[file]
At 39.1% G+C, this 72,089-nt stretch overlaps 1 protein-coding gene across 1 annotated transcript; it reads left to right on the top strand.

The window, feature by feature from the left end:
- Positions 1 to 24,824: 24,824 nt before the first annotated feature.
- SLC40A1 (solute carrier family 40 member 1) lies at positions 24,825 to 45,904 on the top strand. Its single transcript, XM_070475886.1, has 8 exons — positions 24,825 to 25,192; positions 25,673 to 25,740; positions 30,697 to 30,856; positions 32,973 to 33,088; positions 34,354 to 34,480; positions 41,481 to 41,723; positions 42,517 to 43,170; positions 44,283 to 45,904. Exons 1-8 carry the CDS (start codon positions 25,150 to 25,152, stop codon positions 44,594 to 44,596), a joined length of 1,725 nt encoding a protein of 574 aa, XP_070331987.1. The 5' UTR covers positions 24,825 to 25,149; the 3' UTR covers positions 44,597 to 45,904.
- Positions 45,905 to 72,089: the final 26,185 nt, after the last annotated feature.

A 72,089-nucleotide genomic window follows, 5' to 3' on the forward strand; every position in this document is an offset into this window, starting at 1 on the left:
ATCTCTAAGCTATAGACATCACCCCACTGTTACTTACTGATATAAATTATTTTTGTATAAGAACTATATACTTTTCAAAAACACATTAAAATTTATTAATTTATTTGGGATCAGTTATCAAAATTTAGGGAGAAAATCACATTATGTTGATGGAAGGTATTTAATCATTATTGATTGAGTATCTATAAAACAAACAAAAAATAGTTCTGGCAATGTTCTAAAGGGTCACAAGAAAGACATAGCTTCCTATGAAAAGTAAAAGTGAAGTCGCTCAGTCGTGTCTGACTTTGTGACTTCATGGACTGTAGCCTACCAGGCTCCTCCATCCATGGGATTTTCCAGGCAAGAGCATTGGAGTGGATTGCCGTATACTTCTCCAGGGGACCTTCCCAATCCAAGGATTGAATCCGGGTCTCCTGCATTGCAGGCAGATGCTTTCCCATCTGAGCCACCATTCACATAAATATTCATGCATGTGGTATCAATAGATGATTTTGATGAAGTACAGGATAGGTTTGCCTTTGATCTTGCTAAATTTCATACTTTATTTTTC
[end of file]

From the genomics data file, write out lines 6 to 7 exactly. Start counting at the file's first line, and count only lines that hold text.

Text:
A 72,089-nucleotide genomic window follows, 5' to 3' on the forward strand; every position in this document is an offset into this window, starting at 1 on the left:
ATCTCTAAGCTATAGACATCACCCCACTGTTACTTACTGATATAAATTATTTTTGTATAAGAACTATATACTTTTCAAAAACACATTAAAATTTATTAATTTATTTGGGATCAGTTATCAAAATTTAGGGAGAAAATCACATTATGTTGATGGAAGGTATTTAATCATTATTGATTGAGTATCTATAAAACAAACAAAAAATAGTTCTGGCAATGTTCTAAAGGGTCACAAGAAAGACATAGCTTCCTATGAAAAGTAAAAGTGAAGTCGCTCAGTCGTGTCTGACTTTGTGACTTCATGGACTGTAGCCTACCAGGCTCCTCCATCCATGGGATTTTCCAGGCAAGAGCATTGGAGTGGATTGCCGTATACTTCTCCAGGGGACCTTCCCAATCCAAGGATTGAATCCGGGTCTCCTGCATTGCAGGCAGATGCTTTCCCATCTGAGCCACCATTCACATAAATATTCATGCATGTGGTATCAATAGATGATTTTGATGAAGTACAGGATAGGTTTGCCTTTGATCTTGCTAAATTTCATACTTTATTTTTC